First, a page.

10 Debunked Myths About Cryptocurrencies

The crypto market is down, and FUD is going mainstream. With a combined value of nearly $2.48 trillion USD today, cryptocurrencies have piqued the interest of many investors, although many are still on their path towards understanding the technology behind them. While the Internet is full of information to encourage knowledge of crypto, the volume of this data has made it challenging to filter out fake news. Seeds have been planted across different channels, creating feelings of unease about how it works and its potential for the future. Like with any financial decision, it is crucial to separate emotions from the facts and make informed choices. So, to make things simple, we have tackled a list of some common misconceptions about cryptocurrency that should alleviate any concerns.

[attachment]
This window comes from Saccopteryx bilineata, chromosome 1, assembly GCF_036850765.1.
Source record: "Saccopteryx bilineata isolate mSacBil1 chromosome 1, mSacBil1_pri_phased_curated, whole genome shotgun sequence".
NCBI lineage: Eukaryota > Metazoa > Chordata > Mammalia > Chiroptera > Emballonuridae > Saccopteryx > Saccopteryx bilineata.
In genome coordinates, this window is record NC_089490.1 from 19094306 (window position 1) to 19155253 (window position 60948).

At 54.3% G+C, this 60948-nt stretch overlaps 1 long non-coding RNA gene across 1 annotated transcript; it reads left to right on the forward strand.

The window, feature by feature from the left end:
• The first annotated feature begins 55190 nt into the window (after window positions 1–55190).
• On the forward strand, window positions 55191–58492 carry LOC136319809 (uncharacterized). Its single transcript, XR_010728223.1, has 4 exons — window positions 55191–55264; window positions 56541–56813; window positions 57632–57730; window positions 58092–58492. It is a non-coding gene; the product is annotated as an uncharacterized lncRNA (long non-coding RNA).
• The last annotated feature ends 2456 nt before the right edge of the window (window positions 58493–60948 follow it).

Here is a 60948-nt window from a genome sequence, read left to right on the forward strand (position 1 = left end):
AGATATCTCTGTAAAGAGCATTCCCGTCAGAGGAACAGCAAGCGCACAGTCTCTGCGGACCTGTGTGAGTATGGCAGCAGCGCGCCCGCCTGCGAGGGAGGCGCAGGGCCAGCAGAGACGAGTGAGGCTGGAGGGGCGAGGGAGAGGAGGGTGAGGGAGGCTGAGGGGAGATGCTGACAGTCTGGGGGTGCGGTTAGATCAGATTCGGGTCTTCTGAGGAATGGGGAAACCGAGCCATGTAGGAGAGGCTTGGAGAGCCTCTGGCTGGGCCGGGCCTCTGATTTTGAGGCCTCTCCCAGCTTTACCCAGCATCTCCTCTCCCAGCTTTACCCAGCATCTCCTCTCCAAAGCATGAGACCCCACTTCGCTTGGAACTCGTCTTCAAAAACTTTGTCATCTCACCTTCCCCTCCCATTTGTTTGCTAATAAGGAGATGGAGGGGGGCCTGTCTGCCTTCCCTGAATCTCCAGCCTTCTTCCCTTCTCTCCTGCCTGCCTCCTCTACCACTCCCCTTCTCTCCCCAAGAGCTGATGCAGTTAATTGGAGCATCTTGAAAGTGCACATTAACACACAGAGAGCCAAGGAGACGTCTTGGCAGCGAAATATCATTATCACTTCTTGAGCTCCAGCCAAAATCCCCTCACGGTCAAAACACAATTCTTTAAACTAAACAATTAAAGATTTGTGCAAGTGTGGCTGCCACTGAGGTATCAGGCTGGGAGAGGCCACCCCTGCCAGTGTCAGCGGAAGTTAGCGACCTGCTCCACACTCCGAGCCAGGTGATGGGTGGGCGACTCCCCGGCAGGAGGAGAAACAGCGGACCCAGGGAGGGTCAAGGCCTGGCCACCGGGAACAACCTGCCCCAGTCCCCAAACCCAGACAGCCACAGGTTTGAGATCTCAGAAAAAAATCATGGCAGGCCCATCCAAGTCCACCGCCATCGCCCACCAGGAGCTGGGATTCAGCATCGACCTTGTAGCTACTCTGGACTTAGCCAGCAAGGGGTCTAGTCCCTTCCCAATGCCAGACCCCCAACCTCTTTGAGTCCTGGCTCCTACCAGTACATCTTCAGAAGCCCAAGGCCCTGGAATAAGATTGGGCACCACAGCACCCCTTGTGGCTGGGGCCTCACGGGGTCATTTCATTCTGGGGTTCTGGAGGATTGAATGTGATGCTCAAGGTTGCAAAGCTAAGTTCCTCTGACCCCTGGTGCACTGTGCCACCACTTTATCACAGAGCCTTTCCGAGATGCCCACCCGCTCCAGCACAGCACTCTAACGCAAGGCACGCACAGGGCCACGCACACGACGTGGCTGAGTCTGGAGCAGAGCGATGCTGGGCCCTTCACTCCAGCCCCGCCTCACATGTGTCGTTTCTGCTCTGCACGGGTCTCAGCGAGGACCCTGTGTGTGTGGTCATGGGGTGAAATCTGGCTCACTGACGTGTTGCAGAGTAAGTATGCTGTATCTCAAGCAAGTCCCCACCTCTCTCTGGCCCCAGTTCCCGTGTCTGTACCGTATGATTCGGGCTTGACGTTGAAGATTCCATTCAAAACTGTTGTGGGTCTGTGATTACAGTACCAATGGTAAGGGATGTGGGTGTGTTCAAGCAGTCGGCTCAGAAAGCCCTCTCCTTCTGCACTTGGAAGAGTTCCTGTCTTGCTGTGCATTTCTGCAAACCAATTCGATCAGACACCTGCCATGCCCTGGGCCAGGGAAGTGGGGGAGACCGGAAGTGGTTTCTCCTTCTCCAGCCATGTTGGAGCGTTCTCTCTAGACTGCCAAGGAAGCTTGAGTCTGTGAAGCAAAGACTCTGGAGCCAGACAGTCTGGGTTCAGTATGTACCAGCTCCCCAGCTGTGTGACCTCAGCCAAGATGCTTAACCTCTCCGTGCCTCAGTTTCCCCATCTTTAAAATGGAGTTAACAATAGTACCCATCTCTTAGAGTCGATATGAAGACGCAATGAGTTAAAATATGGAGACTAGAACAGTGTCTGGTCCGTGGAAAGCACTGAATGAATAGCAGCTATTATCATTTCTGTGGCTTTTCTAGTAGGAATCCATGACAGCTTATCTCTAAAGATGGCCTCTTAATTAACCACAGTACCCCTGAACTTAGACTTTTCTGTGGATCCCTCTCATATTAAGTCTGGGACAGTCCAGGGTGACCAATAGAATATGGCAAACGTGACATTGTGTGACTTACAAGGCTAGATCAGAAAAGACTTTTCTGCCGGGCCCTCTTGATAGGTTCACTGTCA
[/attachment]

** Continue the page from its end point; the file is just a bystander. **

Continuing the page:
1.     Crypto doesn’t have a real value

Compared to other assets like cash and gold, it is true that crypto is an intangible asset. However, cryptocurrencies do hold a real value based on factors of supply and demand, like any other currency. The production of new units is regulated by cryptographic algorithms to create scarcity by making each unit unique and impossible to duplicate. Further, many cryptocurrencies, such as Bitcoin, have a maximum supply of units available on the market. Like any limited resource in high demand, these factors help increase their price. Additionally, many cryptocurrencies serve to support other DeFi technologies, which contributes to increasing their value.

2.     Crypto and NFTs are not taxable

This may come as a shock with tax season just around the corner, but cryptocurrency and NFT transactions are in fact taxable in Canada. According to the CRA, cryptocurrency is generally treated as a commodity and transactions with digital currencies are subject to the Income Tax Act. To learn more about how crypto is taxed in Canada, visit Bitbuy’s Canadian Cryptocurrency Tax Guide 2022.